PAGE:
Ballet dancer

How Derbyshire ballet dancer Ruth won the battle against anorexia

A former Royal Ballet dancer has explained how her battle with anorexia nervosa led her to leave the company and change the course of her career.

Ruth Bailey, 32, developed a keen interest in ballet from the age of two and attended local dance schools to train.

At the age of 11, she was accepted into the White Lodge Royal Ballet School to complete her schooling alongside a comprehensive training program.

This gave her the goal of joining the company after leaving school and continuing to perform alongside some of the country’s biggest stars, including Darcey Bussell.

She said: “I just got to a position where I thought ‘god, I can’t believe this is my life’, it was a real pinch moment for me because this is the dream of all the little girls.”

However, while at school, she suffered from weight and image issues as she progressed through puberty.

With a “childlike” image of a ballet dancer in her head, constantly having to perform in front of mirrors and being sent to see nutritionists, Ruth felt the pressure building on her.

She was diagnosed with anorexia nervosa while in the business and struggled to cope with the side effects.

Ruth added: “I’ve progressed into becoming a woman and I think it’s a very difficult transition to go through, especially in dance.

Ruth struggled with her body image and weight while training as a ballet dancer.

“My job started to suffer and I really suffered a lot of anxiety and depression with that.

“I gained weight because fluctuations happen naturally, but it was a different picture for my peers and coaches.

“I was very naive and still young, and I thought I had put in all these years of training and just started eating less and increasing my training regimen.

“I went into a spiral thinking I liked how my body looked when the weight came off.”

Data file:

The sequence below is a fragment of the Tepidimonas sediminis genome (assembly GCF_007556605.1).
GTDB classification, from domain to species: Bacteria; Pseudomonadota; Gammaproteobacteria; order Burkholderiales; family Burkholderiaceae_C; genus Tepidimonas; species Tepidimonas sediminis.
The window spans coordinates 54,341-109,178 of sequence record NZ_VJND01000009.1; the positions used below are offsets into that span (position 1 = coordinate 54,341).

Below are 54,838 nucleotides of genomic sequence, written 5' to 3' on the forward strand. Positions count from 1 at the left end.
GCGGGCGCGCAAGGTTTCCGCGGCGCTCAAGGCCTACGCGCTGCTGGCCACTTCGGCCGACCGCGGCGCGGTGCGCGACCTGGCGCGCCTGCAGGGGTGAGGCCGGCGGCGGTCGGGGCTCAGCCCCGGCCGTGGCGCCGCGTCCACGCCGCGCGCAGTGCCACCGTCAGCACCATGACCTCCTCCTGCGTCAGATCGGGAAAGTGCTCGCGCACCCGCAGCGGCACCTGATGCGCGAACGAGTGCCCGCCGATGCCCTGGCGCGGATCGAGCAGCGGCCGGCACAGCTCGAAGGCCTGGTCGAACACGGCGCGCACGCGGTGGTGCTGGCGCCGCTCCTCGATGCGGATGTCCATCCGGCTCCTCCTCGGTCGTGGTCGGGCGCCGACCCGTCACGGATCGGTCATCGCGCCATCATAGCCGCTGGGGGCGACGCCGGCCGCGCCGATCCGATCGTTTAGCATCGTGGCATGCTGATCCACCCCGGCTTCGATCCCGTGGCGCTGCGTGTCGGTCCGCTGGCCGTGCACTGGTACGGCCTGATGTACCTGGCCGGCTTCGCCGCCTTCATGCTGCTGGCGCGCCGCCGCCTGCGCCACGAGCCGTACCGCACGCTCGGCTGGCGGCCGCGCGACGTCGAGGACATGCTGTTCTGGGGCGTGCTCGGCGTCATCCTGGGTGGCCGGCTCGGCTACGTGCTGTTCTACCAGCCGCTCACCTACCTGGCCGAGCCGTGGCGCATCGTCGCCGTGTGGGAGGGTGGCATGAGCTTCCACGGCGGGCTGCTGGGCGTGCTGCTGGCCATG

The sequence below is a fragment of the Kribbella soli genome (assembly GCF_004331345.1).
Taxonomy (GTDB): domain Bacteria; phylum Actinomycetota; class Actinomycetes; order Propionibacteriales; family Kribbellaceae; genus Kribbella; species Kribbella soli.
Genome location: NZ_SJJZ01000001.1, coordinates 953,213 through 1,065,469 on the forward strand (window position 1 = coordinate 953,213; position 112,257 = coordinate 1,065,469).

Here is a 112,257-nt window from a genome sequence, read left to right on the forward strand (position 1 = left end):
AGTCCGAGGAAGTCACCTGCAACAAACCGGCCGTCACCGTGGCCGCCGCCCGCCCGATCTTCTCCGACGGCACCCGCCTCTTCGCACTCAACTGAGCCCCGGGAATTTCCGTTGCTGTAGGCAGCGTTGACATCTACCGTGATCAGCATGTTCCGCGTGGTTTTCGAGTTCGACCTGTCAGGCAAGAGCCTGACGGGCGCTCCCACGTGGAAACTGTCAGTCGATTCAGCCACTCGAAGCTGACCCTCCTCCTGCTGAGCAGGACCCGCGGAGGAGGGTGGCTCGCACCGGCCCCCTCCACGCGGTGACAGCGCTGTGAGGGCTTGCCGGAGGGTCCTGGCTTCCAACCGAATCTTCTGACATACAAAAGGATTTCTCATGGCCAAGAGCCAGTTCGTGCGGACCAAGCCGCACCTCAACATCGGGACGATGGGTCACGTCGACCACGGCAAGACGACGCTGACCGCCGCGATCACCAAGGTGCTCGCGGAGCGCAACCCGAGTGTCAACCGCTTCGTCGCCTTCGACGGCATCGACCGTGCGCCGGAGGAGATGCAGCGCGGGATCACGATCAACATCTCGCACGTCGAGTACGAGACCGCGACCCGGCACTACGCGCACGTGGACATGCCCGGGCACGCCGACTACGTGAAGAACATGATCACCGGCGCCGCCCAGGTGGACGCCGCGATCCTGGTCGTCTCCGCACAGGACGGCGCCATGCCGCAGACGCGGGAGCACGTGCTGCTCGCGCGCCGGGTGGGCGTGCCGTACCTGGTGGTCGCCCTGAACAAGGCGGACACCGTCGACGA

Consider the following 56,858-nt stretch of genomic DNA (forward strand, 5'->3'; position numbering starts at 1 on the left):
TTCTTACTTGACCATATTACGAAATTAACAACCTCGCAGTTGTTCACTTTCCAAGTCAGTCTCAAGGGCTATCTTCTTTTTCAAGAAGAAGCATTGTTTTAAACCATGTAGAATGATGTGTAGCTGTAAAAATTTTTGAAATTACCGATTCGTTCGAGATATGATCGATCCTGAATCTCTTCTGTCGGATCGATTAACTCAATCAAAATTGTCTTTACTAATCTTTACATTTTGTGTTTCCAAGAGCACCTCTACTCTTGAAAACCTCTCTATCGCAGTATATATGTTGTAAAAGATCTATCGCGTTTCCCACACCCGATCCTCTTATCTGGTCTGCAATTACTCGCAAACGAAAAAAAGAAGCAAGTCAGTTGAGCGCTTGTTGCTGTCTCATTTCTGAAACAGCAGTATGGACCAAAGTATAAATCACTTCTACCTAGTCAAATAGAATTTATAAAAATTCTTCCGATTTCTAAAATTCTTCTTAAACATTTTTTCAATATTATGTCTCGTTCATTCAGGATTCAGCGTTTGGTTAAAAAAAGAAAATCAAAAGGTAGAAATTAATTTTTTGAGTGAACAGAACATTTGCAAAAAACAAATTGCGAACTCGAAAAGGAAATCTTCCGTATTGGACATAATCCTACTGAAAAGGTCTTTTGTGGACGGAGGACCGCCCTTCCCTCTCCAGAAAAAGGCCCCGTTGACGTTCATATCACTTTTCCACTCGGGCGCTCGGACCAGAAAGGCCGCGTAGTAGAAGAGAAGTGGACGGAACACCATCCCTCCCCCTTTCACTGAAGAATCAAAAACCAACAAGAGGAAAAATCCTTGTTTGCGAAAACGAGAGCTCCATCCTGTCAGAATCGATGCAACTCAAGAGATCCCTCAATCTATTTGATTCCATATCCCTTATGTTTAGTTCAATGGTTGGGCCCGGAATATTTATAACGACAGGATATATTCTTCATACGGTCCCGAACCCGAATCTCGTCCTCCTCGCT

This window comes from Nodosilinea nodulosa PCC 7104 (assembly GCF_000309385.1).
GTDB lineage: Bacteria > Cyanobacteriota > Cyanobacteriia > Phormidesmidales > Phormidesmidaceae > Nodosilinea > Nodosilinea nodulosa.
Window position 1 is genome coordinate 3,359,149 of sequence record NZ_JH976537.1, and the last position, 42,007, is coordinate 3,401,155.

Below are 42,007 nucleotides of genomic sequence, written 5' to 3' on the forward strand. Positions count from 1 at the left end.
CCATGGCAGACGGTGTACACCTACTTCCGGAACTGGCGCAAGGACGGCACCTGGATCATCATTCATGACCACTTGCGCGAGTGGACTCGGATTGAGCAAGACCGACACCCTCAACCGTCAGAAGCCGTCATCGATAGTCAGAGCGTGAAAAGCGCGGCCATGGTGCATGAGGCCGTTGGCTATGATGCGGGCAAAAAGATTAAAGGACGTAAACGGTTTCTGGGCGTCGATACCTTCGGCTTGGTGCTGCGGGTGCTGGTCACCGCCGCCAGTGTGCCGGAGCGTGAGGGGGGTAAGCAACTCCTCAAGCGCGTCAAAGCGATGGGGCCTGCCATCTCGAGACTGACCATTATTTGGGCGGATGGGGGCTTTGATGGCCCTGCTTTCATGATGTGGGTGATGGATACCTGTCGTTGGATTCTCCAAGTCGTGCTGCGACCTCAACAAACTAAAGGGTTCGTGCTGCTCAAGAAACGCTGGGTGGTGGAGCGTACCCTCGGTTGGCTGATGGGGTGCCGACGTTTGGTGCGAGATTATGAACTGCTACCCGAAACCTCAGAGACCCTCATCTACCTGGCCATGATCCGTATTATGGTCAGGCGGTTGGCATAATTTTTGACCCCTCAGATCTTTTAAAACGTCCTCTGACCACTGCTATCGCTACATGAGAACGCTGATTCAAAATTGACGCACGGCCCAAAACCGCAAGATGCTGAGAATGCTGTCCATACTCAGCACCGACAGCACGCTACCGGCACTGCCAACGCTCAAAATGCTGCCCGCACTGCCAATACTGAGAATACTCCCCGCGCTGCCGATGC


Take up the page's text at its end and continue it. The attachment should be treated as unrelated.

After struggling for several months and falling seriously ill, Ruth made the difficult decision to leave the business to focus on her health and well-being.

But Ruth does not blame the Royal Ballet at all for what happened to her, saying she thinks these issues are not talked about enough.

“The deeper you get in, the harder it is to get out,” Ruth said.

“No matter what people tell you, that you can quit now, it doesn’t even touch the surface and I think I was too far into the disease to listen.

“When I was 21 I got very sick from it and decided to quit the business just for a bit to recuperate and at that time I thought it was just a physical illness so I gained weight, and I did.

“I don’t think I was in the right mental state to see my body change again and I didn’t want to be on that hamster wheel for long.

She now uses her experience to help hospice workers through their well-being and other difficulties they might face.
She now uses her experience to help hospice workers through their well-being and other difficulties they might face.

“I made the second decision to end my career completely, which was really difficult because I had spent ten years of my life, and my family’s life too, so there was a huge sense of guilt the low.”

After leaving the business and putting dancing behind her, Ruth, from Chesterfield, was accepted into a nutrition course at Sheffield Hallam University.

Now 11 years after recovering from her eating disorder, Ruth has started working with Chesterfield-based Ashgate Hospice as a staff and wellbeing adviser, to ensure its staff and volunteers are well supported and given the help they need to do their jobs.

“Since the start of the pandemic, we’ve seen how people have been impacted by changes to our work and personal lives,” she says.

“At Ashgate, we are taking a proactive approach to addressing these issues to ensure we have a well-supported and resilient workforce.

“My ambition is to help make well-being a priority for everyone. It can be hard to give yourself permission to make time for yourself, however, I believe it is the key to long term sustainability.

“I hope to build and promote a very strong message that well-being should be paramount for healthy staff and volunteers.

“Human beings have basic needs and I hope to give time, energy and a safe space for people to recognize them in the workplace.”